You’ve got Boston coming up in April. It’s obviously going to be a race that has a lot of meaning for a lot of people, yourself included, given the events of last year. What does it mean to you to be competing in Boston this year?
April 15 of last year started out to be a glorious day but the image still goes back in my head of what happened and how people can think such evil things. I met a lady during the expo and it took her 22 years to qualify for Boston and, to this day, I don’t know if she made it to that finish line. Boston is the Olympics for the weekend warriors. They have to qualify, they have to earn it to be there, and to have that disruption to the dream that they’ve been working toward for a long time is heartbreaking. And to go back now, this year, knock on wood, I’ll be healthy, that’s first and foremost, every day I think about it. Every time I see a “Boston Strong” shirt when I’m training, or visualize what I want to do, it’s my hope and dream to be there healthy. It’s my hope and dream for me to pull it off for the USA. If I can’t do it, I hope Dathan can—he’s a contender now. Or one of the other Americans. I hope one of the females can pull it off. It would be beyond words if an American could pull it off, male or female. That’s what I visualize. For me, I hope to do it. I’m going to try my best to do that, but by the same token I’m going to do my best to be healthy and run well. If I run well and somebody else beats me, they deserve to win. I haven’t seen the international field but I know the defending champion is back. We all have motivation [for this race]. Everybody, not just the elites, but the weekend warriors, they want to support the Boston Marathon. The elites want to go to the Boston Marathon because all eyes will be on Boston this year, but they’re also going to say, “Hey, runners run united.” It’s unfortunate what happened (last year) but we are resilient, and we’ll go there and give it our best.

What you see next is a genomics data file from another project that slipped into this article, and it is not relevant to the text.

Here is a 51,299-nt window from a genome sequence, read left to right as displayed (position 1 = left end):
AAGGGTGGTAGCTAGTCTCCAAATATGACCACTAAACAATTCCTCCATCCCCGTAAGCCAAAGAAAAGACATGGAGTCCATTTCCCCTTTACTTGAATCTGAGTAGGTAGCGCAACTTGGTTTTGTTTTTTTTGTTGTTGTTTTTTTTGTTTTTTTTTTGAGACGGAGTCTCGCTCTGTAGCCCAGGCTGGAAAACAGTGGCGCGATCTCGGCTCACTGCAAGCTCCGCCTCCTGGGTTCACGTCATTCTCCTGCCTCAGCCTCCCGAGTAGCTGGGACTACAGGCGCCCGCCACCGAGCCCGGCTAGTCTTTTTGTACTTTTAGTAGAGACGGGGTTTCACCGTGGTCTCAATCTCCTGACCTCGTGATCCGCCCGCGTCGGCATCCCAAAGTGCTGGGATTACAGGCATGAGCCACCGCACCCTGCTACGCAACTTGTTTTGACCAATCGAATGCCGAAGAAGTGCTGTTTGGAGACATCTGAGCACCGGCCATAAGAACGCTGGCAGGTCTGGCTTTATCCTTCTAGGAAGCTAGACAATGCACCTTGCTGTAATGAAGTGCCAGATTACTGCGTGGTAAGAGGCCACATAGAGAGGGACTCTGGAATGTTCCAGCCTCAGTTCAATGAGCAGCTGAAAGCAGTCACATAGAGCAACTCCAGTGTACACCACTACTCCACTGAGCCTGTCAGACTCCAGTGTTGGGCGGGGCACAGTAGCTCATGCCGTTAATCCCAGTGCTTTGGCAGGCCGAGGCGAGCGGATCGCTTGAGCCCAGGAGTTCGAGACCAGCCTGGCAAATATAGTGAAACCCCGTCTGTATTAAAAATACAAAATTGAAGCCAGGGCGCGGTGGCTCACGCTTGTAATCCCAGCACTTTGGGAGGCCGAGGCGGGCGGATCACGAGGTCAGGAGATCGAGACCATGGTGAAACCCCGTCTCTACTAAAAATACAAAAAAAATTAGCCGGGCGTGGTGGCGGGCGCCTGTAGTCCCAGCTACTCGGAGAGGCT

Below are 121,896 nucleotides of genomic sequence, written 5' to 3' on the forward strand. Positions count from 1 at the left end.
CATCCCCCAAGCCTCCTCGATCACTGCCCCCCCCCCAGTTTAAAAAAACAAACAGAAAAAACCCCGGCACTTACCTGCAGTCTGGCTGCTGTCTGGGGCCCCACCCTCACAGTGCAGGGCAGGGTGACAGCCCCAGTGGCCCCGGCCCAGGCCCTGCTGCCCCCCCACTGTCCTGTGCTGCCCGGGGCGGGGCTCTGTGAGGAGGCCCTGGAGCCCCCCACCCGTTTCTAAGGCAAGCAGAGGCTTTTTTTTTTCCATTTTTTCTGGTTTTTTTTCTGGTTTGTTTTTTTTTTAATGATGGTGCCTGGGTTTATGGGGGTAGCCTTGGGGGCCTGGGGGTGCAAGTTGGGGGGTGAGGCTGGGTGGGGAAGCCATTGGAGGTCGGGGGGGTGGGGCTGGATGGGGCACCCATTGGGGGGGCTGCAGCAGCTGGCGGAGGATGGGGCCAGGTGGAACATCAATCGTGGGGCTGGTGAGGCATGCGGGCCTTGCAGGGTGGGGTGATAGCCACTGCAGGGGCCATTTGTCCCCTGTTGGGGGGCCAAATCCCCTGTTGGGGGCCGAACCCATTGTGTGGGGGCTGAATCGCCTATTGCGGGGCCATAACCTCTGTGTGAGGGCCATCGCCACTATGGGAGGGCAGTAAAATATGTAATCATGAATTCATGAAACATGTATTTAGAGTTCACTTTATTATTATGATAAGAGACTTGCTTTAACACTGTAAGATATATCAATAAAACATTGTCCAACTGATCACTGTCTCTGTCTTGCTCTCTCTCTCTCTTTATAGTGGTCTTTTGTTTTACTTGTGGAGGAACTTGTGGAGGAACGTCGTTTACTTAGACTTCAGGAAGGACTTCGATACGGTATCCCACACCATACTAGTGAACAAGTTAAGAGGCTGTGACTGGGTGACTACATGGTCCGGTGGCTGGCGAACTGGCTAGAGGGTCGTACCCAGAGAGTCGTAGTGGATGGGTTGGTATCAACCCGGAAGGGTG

Let’s talk training for a minute. You spent most of your professional career training at altitude in Mammoth and you’ve been back living in San Diego, where you grew up, since last June. How has that transition been and what’s changed the most for you?